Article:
4 Years Experience
I am a U. S. Customs and Border Protection Officer on the southwest border between Mexico and the United States. I know the ins and outs of the job as seen on TV/News and things intentionally hidden from the media! There's more to this job than "Anything to declare?" I dont know all but I'll do my best to answer any questions you have! All answers are my opinion, and my opinion only!
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After the academy you have ZERO say. When you apply for the job, you can apply for a geographical location. Some of them include Southwest border, Northwest, North East, South East, Florida, etc. When you get "the call" to get hired, they offer an unspecified amount of Port of Entries in that geographical location to pick from. After you pick it, your stuck with it until you do a port swap with another officer (after your fully trained) or re apply and start from scratch. You cannot ask for land border or airport. You can only pick what they offer.
There's a lot of things that can get you fired, but its much much MUCH less than a non federal job. Doing anything ILLEGAL (misdemeanor or felony) can get you fired. If you get a DUI and have a good lawyer you MIGHT be able to keep your job. Aiding in the illegal importation of illegal contraband and aliens WILL get you fired.
Your right, they NEVER downsize based on budget. If budget is an issue, they will cut back on overtime or equipment but NEVER removing employees. The only time there will be a downsize is if an entire agency or department gets disbanded. IF that happens, all the employees are first in line for the next available job in any federal government agency if they qualify for the position.
CBP is not a bad career to be a lifer in. Benefits are incredible, pay is even better. There are certainly are a lot of lifers here. The thing people dont know is that there is a lot more to do with this agency than process travelers and ask "Where are you going? What are you bringing?" We have intelligence duties, cargo screening, canine, training with INTERPOL, etc. When an CBP Officer changes careers, usually its to a Special Agent position within the federal government. The easiest transition is usually with Homeland Security Investigations (former ICE). Besides HSI, CBP Officers will transition over to Special Agent in FBI, DEA, ATF, etc.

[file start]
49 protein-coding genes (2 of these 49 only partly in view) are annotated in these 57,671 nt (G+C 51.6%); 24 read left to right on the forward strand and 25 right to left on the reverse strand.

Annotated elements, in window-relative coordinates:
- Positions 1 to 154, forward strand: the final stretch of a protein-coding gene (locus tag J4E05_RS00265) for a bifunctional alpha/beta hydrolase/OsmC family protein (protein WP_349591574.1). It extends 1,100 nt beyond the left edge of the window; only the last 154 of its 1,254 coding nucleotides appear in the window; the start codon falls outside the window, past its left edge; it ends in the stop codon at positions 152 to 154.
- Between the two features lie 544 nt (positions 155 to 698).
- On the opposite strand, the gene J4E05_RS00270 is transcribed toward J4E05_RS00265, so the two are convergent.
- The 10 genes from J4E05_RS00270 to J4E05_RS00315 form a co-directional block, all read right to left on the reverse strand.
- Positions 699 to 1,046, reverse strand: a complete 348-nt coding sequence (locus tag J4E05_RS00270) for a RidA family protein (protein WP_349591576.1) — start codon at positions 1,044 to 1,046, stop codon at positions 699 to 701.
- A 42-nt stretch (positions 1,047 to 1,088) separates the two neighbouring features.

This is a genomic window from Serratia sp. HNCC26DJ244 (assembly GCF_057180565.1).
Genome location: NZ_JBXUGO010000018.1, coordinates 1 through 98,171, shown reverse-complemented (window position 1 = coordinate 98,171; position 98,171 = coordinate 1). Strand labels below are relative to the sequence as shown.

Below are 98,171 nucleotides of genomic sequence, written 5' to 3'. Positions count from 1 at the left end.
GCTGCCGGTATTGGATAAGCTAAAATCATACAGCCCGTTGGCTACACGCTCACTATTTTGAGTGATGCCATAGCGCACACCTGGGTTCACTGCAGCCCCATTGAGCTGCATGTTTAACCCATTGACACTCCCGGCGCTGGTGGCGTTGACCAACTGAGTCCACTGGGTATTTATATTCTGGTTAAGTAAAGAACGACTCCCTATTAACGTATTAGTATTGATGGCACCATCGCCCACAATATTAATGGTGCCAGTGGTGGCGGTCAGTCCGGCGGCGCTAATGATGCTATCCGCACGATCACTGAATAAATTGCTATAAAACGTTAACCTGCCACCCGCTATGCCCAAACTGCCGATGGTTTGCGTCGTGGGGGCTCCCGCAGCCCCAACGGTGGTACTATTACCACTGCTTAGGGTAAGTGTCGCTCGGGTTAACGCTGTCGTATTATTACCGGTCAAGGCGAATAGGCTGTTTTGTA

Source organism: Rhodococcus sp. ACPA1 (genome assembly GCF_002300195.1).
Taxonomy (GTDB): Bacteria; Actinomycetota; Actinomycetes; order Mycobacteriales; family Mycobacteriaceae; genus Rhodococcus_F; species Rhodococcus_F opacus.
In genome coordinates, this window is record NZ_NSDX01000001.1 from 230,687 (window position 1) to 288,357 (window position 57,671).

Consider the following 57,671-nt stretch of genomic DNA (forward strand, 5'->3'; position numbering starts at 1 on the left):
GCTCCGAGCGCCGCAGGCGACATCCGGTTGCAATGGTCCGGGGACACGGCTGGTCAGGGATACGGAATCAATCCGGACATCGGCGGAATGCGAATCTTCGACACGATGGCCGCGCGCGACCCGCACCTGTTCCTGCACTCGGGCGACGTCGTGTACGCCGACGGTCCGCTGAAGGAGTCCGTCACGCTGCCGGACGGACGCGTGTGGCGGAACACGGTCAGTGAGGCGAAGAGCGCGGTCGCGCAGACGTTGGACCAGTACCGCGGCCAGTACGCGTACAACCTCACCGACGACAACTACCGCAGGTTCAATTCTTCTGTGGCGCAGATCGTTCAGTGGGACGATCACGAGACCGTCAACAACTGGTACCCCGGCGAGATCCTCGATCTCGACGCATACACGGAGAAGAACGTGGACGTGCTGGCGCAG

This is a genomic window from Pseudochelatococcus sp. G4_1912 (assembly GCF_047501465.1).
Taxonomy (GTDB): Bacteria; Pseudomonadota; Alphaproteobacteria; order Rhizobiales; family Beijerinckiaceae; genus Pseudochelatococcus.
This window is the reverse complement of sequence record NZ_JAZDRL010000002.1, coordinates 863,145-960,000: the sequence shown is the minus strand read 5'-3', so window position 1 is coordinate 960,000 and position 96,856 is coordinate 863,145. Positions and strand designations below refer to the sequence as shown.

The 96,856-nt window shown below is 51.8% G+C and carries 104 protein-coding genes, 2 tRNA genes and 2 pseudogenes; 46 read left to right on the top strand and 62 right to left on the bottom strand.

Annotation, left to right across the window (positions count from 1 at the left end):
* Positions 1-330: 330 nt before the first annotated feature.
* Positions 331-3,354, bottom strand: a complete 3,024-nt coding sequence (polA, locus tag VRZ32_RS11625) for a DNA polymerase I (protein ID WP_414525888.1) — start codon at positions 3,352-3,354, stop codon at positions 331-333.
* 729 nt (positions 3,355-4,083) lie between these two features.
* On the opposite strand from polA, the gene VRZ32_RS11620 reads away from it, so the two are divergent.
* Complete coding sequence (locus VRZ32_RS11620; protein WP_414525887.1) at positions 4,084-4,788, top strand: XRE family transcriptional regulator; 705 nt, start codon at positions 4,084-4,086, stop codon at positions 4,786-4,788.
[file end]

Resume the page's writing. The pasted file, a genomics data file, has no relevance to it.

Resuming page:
Unfortunately for you, the Officers have the final say on who can come into the United States. I was not there, so I cannot comment on what the Officers' were thinking.
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On merit alone, I wouldn't fire anyone. Believe it or not, Its extremely difficult to catch drugs without someone else's help, especially as a newer officer. Some officer's go a full year without catching anything. The cartel's are getting very creative now a days.
I think an officer should be fired based on their professionalism. I would much rather get rid of an officer who has attitude issues over an officer who needs more training to find dope.
I think we need more officers and dogs. Officers are constantly getting forced doubles on a regular basis. Doing this, you kill the moral of the Officers which negatively impact both job performance and interactions with the public. When you have more Officers, more drugs will get caught and people would potentially be treated better. Speaking of drugs, the dogs are an INCREDIBLE tool. Our dogs are regarded as the best in the world for finding drugs; other countries' governments come train their dogs with ours.
There is no SET procedure, it just depends on the Officer working the case and the Supervisors/Chiefs making a decision on if it would be in the interest of justice to just have them voluntarily return. Expeditiously Removing someone "Throw back" takes a lot more paperwork and a lot more man hours to complete, rather than a simple form for a voluntary departure. Either way, they are still getting fingerprinted and photographed.
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